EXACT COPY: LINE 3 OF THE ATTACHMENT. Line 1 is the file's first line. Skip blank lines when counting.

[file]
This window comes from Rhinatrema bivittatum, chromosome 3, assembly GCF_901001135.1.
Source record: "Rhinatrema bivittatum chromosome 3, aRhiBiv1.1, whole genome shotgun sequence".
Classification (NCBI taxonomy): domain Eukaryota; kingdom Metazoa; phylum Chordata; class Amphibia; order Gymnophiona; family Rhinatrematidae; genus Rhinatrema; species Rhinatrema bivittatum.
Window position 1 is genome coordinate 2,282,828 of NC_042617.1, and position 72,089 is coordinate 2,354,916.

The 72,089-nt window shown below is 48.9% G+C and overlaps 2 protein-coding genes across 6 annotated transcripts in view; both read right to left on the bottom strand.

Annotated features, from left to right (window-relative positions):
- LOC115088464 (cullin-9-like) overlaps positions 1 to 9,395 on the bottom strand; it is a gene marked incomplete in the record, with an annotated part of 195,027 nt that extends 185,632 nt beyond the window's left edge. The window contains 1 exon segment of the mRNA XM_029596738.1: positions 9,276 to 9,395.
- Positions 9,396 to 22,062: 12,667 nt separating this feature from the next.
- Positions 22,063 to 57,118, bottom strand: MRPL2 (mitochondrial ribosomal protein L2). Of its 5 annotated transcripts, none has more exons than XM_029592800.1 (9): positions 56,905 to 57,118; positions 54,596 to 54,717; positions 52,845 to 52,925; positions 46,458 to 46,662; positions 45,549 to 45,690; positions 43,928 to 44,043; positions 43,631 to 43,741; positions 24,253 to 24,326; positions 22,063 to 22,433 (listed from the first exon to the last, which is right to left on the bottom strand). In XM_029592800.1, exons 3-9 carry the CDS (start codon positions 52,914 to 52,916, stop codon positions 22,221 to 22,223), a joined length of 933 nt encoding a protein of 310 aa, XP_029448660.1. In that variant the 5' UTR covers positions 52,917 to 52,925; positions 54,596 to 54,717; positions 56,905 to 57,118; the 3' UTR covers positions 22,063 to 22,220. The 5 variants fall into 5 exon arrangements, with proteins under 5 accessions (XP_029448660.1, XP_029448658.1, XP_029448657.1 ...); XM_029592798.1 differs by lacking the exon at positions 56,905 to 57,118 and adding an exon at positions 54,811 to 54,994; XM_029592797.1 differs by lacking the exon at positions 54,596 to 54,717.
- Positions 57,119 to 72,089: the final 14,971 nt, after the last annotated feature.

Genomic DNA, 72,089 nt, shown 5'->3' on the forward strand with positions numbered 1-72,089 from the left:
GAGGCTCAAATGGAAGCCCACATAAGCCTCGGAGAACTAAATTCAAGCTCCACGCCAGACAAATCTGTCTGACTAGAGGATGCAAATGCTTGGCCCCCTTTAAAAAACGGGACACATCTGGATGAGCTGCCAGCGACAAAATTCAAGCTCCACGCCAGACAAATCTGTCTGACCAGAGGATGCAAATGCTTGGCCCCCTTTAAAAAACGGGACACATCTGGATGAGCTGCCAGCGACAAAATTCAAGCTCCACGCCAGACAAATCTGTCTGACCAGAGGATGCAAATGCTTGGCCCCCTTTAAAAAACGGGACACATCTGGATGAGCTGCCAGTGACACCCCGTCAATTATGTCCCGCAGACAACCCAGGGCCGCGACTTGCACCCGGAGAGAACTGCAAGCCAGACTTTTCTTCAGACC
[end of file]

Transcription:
Classification (NCBI taxonomy): domain Eukaryota; kingdom Metazoa; phylum Chordata; class Amphibia; order Gymnophiona; family Rhinatrematidae; genus Rhinatrema; species Rhinatrema bivittatum.